Republicans might have unanimously opposed the state budget this year had liberal lawmakers in the House and Senate had their way. Progressive Democrats tried to impose income tax surcharges on Connecticut’s wealthiest households and establish a new digital media ads tax and use the proceeds to provide even more assistance for cities and tax relief for low- and middle-income households.

Still, the budget increases the state Earned Income Tax Credit, which provides $118 million in total refunds to about 194,000 working poor households. The EITC, equal to 23% of the federal income tax credit of the same name, would rise to 30.5% in the new budget, providing an additional $40 million in annual relief.

Progressive Democrats also hoped to secure a nearly $50 million one-time tax break for Connecticut’s pandemic-battered restaurant industry, but that relief was scaled back to $7 million. Restaurants will be allowed, for one week in the 2021-22 fiscal year, to keep seven days’ worth of sales tax receipts.

Corporations didn’t fare as well. While the new budget would expand the research and development tax credit within the corporation tax — saving companies $24 million over the next two fiscal years — previously approved corporate tax cuts worth $180 million and scheduled to take effect in the next two-year budget cycle were suspended.

“Everyone can celebrate the restaurants that got so much hurt in the pandemic,” said Rep. Sean Scanlon, D-Guilford, co-chairman of the tax-writing Finance Committee, who had also fought for a major relief tax for middle-income households through the creation of a $300-per-child state income tax credit.

That proposal was blocked by the Lamont administration, which argued the state might not be able to afford it two years from now when the federal pandemic relief largely has been exhausted.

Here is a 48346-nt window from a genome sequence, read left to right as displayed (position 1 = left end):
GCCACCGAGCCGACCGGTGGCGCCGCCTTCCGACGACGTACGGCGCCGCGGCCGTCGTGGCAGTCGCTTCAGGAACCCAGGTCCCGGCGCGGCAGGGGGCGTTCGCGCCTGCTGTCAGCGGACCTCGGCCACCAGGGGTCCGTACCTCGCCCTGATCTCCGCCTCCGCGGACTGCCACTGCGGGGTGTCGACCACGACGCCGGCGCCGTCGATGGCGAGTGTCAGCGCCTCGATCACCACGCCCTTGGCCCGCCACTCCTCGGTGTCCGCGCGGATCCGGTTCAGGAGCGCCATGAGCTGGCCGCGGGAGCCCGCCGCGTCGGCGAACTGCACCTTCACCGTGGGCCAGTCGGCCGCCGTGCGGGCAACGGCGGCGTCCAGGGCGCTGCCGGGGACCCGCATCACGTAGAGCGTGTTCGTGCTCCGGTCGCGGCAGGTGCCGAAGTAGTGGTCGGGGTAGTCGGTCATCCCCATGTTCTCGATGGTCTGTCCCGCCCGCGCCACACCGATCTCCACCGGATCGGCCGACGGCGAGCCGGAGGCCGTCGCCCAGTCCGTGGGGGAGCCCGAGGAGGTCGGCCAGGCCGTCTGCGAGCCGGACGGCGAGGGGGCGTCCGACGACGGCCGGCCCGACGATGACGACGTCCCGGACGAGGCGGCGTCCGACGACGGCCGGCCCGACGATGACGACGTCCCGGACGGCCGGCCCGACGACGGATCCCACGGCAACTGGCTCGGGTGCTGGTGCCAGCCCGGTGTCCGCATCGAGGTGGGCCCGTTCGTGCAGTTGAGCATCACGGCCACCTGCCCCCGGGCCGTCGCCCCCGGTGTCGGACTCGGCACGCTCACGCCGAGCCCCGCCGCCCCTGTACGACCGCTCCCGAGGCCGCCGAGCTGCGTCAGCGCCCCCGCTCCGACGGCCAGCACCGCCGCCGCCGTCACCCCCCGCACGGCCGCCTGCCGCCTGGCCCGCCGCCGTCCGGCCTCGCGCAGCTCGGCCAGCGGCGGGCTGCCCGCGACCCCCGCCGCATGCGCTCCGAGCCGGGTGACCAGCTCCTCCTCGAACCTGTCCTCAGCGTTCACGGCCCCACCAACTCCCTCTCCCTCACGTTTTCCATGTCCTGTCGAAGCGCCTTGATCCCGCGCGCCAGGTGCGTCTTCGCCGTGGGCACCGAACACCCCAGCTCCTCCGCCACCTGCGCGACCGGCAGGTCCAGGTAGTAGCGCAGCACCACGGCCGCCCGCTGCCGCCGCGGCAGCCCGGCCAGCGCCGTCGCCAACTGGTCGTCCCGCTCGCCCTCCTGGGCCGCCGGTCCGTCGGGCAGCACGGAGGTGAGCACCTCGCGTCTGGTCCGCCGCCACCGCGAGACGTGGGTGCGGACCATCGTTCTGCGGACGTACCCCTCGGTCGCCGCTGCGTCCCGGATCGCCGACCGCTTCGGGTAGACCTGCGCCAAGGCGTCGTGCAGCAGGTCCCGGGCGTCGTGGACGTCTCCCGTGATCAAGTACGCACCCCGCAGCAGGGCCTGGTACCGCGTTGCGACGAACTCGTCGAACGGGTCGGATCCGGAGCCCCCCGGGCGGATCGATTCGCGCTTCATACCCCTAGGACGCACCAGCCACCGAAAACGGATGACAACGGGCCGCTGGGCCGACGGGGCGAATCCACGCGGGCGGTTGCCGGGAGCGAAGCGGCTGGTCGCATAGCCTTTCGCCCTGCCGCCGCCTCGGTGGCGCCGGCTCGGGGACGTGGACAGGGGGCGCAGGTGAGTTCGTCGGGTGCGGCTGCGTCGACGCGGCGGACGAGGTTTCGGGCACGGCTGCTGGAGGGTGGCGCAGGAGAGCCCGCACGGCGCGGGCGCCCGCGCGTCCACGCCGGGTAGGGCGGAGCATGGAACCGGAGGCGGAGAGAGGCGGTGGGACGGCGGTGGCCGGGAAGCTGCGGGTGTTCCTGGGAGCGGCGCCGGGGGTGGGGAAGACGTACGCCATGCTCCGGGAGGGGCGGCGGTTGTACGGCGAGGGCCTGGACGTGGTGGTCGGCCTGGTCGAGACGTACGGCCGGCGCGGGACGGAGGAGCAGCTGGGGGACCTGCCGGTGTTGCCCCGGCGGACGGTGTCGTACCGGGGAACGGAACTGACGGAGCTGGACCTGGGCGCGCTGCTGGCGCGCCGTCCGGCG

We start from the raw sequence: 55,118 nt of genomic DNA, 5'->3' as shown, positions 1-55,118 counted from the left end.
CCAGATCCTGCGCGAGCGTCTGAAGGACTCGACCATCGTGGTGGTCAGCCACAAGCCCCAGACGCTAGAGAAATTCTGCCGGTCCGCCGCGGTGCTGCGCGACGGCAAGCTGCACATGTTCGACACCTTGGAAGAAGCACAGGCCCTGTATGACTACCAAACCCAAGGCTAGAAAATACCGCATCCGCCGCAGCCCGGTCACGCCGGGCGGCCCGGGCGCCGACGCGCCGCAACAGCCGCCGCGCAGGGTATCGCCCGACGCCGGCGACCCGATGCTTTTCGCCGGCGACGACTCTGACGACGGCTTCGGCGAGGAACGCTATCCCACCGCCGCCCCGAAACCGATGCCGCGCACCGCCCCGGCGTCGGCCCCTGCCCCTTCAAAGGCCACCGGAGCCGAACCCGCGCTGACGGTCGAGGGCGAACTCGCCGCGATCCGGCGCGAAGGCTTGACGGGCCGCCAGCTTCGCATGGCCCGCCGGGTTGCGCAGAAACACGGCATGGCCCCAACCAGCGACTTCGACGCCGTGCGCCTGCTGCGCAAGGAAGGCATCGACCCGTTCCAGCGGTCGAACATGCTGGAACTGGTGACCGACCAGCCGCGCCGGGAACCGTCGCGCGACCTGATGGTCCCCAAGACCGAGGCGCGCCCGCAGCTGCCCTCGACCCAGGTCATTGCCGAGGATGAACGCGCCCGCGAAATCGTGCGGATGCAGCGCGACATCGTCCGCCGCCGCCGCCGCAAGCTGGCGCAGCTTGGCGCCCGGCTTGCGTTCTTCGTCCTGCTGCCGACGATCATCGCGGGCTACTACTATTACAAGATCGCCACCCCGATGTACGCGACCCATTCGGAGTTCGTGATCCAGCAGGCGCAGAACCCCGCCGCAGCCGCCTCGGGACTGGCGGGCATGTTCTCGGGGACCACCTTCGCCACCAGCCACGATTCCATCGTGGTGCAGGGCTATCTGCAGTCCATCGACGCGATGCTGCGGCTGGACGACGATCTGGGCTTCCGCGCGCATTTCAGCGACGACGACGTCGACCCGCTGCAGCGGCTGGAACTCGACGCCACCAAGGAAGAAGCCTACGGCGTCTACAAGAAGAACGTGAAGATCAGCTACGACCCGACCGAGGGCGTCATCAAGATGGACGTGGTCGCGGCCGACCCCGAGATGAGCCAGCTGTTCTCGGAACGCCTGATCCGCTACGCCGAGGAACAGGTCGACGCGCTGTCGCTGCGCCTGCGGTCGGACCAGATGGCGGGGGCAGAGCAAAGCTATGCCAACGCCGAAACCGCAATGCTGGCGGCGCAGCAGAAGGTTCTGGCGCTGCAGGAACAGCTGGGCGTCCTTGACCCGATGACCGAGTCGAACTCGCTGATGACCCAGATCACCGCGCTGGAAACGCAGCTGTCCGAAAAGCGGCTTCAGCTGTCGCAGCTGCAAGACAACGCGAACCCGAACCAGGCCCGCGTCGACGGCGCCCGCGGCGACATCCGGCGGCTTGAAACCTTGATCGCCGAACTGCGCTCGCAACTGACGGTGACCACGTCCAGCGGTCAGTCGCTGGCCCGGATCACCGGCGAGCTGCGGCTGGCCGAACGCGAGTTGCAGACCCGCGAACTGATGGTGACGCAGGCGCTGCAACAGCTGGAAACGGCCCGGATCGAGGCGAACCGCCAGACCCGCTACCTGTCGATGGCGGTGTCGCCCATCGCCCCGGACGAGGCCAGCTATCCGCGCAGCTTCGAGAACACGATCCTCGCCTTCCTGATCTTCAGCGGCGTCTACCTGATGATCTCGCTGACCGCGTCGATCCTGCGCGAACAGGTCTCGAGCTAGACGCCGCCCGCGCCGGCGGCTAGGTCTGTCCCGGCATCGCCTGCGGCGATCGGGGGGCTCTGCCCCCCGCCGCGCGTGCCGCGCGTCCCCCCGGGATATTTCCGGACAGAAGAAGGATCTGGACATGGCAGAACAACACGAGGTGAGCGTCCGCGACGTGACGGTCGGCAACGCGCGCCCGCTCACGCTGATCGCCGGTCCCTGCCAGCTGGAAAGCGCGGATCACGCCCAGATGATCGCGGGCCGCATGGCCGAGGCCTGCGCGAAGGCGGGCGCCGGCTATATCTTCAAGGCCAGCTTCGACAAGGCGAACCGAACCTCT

But by keeping most taxes flat, and through other features, Scanlon added, the new state budget still provides relief and gives Connecticut’s economy a jump-start in its recovery.

One of the biggest components in the new budget involves a major expansion in municipal aid.

The plan dramatically increases the PILOT [Payments In Lieu Of Taxes] grants that reimburse communities for lost revenue tied to property that is exempt for local taxation.

This would increase by more than $120 million in each year of the budget. It also would expand Education Cost Sharing grants to local school districts by a total of about $140 million over the biennium.

Cities and towns also may be in line for more aid when the legislature adopts a new two-year bond package, though that action might not be completed before the regular session ends Wednesday.

Democratic legislative leaders and Lamont have been negotiating a plan to invest hundreds of millions of dollars annually in capital projects and programs in the state’s urban centers. Though details had not been settled as of late Tuesday, House Speaker Matt Ritter, D-Hartford, said officials had been talking about dedicating about $175 million annually for five years. This would involve a combination of funds borrowed by the state and federal pandemic relief grants.

More funding for nonprofits, and to expand access to health care
Another top priority in the new budget centers on the community-based nonprofit agencies that deliver the bulk of state-sponsored social services in Connecticut.

The industry has not received a major funding increase in more than a decade, and the CT Community Nonprofit Alliance estimates that, after adjusting for inflation, compensation has effectively fallen by $461 million per year since 2007.

The new budget chops into that gap considerably, dedicating an average of about $105 million more per year over the biennium for these agencies.

But the budget stipulates that nearly half of those funds, about $100 million, must effectively be used to resolve a labor dispute involving unionized caregivers at group homes that serve developmentally disabled clients.

More than 2,000 group home workers called off a planned strike at the last minute on June 3 after the Lamont administration pledged to increase funding for wages and benefits. But nonprofit agency owners had assumed the state would assign additional dollars to cover that expense, rather than designate a portion of the industry’s rate increase for that purpose.

“Given the state’s fiscal condition and the size of the projected surpluses, the state has the ability to treat all providers – and the people they serve — equitably,” said Gian-Carl Casa, president and CEO of the alliance.

The new budget also would increase eligibility for low-income residents to receive public subsidies to help buy health insurance on the state’s exchange. The Lamont administration estimated about 30,000 low-income residents would be helped by this initiative.